What you need to know:
- Bad breath, also known as halitosis, can be caused by problems with dental hygiene due to the bacteria in the mouth.
- It can also be due to gum disease or food particles retained in the mouth.
Dear Healthy Nation,
My breath smells bad even though I brush my teeth twice a day. I am uncomfortable when I am with other people because I think they can smell it, which makes me try to cover my mouth when I am talking. What can I do about it?
Bad breath, also known as halitosis, can be caused by problems with dental hygiene due to the bacteria in the mouth. It can also be due to gum disease or food particles retained in the mouth. You should brush and floss your teeth after meals, at least twice a day, and also brush your tongue or use a tongue scraper. You can also use a mouth wash or gargle after brushing your teeth. It is also advisable to visit a dentist to have your teeth checked, cleaned and treated because plaque, tooth decay and cavities can contribute to bad breath.
Having a dry mouth can also lead to bad breath. This is because saliva helps wash away food particles and bacteria. During sleep, the production of saliva slows down, allowing multiplication of bacteria.
This is what causes bad breath in the morning. To deal with this, in addition to brushing your teeth in the morning, you should also eat a meal in the morning. You may still have bad breath even after brushing your teeth if you do not eat. Prolonged hunger and fasting can also lead to bad breath.
Diet can also contribute to bad breath - some foods like onion and garlic, so reduce their intake.
Take a lot of water, about two litres per day, and lots of vegetables and fruits.
Other health conditions that can contribute to bad breath are sinusitis, recurrent throat infections, tonsil stones, recurrent heart burn and stomach infections, diabetes, liver or kidney failure.
Other causes of bad breath are smoking, consumption of alcoholic drinks, snoring, dieting and hormonal changes. If any of these are the cause of the bad breath, dealing with the underlying problem should get rid of the issue.
Thanks for the good work you are doing.
My problem is that when I sit for long, I feel pain on my left joint of the pelvic joint on the left buttock. But when I am standing I am okay. This pain has persisted for some time now. What might be the problem?
There is a small muscle within the gluteal (buttock) region called the piriformis muscle. It helps to rotate the hip by turning the leg and foot outwards.
Right beneath it is the sciatic nerve, which is a big nerve that starts at the lower spine and passes through the buttocks and down the leg, with branches all the way to the toes. What you are describing is most likely piriformis syndrome, where the piriformis muscle spasms, causing buttock pain. The spasms can also irritate or compress the sciatic nerve, causing pain, starting either in the lower back or at the hip or buttocks, spreading down the leg, even to the toes.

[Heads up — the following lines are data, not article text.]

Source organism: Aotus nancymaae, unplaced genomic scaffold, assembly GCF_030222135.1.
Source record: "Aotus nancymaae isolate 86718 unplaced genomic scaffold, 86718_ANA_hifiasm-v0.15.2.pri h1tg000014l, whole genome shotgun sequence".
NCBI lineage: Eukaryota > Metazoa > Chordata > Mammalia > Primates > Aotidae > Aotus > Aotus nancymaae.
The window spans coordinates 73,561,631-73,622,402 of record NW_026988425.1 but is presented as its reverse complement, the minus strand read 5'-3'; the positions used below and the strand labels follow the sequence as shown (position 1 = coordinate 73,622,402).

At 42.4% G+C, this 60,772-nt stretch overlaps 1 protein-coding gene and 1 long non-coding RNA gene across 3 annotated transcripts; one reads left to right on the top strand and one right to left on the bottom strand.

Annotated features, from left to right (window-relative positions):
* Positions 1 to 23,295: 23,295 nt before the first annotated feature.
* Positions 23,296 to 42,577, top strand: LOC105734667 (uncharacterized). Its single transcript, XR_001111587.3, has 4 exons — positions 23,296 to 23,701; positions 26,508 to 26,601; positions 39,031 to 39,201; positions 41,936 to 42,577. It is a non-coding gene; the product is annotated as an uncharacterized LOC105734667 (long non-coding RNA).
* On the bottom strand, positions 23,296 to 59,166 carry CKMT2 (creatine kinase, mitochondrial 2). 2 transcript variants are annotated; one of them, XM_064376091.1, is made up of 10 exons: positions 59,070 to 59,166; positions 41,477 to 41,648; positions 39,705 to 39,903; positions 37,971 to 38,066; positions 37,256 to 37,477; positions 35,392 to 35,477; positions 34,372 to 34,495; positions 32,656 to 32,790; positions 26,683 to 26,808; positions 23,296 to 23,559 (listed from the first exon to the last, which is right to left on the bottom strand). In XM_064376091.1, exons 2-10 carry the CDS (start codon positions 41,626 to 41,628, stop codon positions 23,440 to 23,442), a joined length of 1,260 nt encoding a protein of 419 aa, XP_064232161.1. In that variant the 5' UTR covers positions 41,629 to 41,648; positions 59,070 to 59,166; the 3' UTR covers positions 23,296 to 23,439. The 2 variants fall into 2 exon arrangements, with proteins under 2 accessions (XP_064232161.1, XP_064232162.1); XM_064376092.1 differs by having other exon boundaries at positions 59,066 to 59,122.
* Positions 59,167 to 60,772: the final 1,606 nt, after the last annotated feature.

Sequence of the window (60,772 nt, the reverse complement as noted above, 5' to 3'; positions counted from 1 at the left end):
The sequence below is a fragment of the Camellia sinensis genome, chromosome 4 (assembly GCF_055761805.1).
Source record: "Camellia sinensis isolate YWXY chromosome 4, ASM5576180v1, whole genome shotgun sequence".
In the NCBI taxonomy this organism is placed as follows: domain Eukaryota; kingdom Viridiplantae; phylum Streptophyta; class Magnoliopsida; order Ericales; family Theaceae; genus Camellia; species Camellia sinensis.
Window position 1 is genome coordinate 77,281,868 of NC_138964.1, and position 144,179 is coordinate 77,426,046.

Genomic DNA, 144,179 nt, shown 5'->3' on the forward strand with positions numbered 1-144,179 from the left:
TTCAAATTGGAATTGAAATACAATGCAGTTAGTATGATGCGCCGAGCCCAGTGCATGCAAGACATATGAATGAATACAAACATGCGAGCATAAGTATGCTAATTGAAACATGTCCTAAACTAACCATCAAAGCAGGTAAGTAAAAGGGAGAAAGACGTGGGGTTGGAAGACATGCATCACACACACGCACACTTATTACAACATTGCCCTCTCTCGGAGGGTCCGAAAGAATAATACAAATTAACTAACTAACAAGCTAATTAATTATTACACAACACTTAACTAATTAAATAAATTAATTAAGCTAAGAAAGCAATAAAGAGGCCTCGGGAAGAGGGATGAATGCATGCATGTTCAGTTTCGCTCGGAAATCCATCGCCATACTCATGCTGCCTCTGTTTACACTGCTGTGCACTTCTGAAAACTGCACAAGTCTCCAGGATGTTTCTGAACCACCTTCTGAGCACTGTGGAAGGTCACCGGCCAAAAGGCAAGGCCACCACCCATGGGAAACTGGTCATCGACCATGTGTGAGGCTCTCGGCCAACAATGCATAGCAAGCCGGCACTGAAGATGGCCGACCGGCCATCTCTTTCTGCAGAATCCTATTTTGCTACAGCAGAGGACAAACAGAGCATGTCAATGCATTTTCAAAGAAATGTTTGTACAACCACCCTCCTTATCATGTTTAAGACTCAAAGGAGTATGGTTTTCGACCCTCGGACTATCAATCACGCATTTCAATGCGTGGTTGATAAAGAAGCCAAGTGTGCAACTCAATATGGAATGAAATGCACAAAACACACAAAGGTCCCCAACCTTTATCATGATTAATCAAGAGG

The piriformis muscle may spasm due to injury, irritation, inflammation, bleeding or swelling of the muscle or due to inflammation in the nearby structures such as the joints.
The pain may be worsened by sitting for long or climbing, and there may be difficulty moving the hip.
It is advisable for you to be on follow-up by an orthopaedic specialist. The diagnosis is made from what you tell the doctor and from a physical examination because unfortunately, there is no laboratory or radiological test to diagnose piriformis syndrome and irritation of the sciatic nerve.
Treatment includes medications for pain, both oral and injections; heat or cold therapy, stretching exercises and physiotherapy including physical exercises, deep massage and transcutaneous electrical nerve stimulation. Surgery may be done in extreme cases.
You also need to get a comfortable chair and to stand and stretch, or do some exercises after sitting for some time.
For two weeks now, my finger nails have been chipping and I am worried because this has weakened them. What could be causing this problem?
Nails are made of a protein called keratin and they have several layers that can peel. The causes of this damage are either external or internal.
Nails take about six months to grow, so the damage you see today may have been caused by a trauma several months ago. If the finger nails are chipping and the toe nails are healthy, then the cause is most likely external.
This may be due to having your fingers in water frequently or for prolonged periods, peeling off nail polish, use of nail polish removers, using acrylic nails, pressing on the nails for long or using the nails as a tool for example to open, lift or remove something. Internal causes of nail chipping are rare and may be due to iron deficiency, deficiency of a vitamin or thyroid disease. These will affect both the finger and toe nails.
To protect your nails, avoid exposing them to water frequently or for a prolonged period of time, apply lotion or cream to hands before swimming, wear cotton-lined rubber gloves when doing water-based household chores, take iron supplements if necessary, take biotin supplements, remove nail coatings gently, without pulling or scraping, file your nails to achieve curved edges and avoid using your nails as tools.
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